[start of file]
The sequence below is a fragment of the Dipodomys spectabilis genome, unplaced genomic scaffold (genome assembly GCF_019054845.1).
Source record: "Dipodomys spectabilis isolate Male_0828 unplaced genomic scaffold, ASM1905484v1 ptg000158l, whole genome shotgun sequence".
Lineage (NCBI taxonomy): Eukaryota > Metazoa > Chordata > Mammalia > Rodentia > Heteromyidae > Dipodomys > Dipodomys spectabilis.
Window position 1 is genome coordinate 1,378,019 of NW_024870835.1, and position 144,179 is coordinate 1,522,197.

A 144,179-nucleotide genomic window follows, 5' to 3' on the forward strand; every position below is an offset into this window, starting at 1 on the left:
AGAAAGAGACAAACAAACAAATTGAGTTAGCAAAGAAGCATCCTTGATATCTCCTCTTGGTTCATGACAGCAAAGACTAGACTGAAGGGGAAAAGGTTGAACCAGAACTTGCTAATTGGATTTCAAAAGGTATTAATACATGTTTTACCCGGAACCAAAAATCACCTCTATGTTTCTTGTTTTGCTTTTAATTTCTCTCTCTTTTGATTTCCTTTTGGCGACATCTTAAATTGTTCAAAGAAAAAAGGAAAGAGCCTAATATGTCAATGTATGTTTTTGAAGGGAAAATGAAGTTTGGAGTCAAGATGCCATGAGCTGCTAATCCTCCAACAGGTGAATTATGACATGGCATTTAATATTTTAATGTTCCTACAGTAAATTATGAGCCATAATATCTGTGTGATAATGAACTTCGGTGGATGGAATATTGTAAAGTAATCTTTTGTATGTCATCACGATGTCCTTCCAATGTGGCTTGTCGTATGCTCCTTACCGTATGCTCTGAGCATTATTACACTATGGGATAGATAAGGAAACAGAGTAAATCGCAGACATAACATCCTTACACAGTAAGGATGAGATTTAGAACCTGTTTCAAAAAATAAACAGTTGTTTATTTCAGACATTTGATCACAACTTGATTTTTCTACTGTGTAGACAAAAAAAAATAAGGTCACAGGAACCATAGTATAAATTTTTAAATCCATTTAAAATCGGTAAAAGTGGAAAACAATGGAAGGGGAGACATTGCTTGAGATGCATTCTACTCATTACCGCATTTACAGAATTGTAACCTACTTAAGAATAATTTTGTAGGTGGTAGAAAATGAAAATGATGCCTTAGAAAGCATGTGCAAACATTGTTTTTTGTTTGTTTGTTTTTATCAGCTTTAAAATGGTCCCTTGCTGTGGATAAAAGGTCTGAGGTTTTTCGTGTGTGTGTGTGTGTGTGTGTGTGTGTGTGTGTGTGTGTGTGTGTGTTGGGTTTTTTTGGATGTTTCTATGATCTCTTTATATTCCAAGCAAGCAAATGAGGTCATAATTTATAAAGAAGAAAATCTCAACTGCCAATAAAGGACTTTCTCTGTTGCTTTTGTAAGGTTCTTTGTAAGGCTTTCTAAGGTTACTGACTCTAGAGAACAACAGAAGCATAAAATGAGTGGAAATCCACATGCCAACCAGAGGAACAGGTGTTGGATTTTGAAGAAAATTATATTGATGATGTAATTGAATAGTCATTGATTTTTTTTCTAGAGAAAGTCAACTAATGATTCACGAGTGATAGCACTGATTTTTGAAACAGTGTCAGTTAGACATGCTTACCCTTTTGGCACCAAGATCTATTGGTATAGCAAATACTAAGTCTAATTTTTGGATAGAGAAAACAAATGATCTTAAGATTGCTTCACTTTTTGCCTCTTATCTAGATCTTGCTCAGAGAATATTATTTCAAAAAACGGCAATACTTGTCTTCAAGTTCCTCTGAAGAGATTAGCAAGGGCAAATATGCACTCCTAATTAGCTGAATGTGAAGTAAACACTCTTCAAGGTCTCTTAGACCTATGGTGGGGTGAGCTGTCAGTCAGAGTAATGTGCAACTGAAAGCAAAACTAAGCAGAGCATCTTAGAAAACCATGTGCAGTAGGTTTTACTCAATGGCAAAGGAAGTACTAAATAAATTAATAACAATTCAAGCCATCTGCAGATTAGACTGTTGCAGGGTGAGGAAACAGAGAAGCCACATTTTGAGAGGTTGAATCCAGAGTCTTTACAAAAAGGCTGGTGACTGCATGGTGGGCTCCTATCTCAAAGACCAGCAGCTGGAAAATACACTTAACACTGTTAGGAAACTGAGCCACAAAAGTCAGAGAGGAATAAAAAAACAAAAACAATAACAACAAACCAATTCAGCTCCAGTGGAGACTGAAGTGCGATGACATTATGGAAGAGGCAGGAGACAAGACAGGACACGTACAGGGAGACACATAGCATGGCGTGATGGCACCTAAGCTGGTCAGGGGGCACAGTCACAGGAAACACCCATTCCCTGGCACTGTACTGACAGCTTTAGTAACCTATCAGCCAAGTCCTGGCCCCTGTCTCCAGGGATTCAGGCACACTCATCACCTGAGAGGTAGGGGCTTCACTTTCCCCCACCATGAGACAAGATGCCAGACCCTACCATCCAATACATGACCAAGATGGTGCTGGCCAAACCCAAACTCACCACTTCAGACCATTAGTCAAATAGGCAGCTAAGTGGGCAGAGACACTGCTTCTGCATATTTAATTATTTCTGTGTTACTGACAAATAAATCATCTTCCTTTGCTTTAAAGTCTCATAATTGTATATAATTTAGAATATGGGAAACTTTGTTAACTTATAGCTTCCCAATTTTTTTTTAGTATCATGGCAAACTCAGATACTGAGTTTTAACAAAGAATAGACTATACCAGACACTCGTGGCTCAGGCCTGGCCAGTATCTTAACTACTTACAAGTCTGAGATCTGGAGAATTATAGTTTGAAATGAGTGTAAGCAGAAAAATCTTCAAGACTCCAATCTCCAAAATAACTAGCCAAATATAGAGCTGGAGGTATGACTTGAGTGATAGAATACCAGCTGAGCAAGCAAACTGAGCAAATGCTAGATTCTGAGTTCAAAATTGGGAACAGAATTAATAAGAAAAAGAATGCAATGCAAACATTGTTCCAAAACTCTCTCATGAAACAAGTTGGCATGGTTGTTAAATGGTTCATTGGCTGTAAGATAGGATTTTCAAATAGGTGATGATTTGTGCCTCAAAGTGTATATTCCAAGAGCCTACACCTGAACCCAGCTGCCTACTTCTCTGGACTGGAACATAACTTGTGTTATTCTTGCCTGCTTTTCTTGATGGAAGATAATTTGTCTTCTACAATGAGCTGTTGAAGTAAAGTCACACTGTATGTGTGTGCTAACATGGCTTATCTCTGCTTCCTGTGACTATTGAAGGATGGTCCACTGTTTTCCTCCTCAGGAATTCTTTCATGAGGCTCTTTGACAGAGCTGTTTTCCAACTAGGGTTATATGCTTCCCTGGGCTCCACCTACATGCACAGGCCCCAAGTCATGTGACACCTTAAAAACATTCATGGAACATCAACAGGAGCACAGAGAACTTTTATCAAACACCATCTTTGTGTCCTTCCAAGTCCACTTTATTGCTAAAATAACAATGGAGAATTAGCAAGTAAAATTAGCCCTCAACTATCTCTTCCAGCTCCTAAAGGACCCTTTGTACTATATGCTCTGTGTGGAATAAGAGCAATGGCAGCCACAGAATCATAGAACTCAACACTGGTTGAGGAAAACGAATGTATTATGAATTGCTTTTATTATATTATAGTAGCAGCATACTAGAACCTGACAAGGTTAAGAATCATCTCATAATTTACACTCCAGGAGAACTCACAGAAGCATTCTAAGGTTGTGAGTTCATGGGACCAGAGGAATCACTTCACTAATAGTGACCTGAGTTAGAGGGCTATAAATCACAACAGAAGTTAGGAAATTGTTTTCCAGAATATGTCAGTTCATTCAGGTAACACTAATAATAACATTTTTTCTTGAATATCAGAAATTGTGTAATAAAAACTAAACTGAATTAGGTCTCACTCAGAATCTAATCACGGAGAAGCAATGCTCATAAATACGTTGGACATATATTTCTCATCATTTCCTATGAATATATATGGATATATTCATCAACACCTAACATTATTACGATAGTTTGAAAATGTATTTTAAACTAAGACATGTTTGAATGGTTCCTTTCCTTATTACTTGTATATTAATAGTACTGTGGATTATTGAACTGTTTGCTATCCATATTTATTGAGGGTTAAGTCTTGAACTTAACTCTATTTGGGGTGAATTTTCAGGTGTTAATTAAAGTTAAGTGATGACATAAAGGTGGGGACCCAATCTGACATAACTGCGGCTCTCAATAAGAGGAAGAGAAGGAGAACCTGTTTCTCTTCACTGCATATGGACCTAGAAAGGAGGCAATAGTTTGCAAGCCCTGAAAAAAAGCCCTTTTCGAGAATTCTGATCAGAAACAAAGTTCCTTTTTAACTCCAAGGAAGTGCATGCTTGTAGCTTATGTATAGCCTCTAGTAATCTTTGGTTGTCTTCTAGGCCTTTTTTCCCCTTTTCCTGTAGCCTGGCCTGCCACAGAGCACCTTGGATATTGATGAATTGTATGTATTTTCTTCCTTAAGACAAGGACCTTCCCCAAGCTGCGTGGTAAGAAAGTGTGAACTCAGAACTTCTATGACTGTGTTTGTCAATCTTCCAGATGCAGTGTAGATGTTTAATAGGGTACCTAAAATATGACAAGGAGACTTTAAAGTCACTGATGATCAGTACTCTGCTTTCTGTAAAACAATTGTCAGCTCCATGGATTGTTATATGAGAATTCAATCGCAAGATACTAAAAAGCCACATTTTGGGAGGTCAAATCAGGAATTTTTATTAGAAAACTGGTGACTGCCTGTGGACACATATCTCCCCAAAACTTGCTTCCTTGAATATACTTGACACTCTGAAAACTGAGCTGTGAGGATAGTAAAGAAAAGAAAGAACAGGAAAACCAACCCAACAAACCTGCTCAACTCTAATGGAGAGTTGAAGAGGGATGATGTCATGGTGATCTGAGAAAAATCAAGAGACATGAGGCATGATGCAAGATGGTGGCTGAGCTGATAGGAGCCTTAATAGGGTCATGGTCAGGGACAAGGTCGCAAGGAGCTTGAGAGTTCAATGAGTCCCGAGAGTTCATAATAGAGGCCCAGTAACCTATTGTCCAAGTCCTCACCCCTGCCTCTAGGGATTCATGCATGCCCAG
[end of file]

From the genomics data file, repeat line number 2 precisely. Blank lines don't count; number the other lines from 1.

Source record: "Dipodomys spectabilis isolate Male_0828 unplaced genomic scaffold, ASM1905484v1 ptg000158l, whole genome shotgun sequence".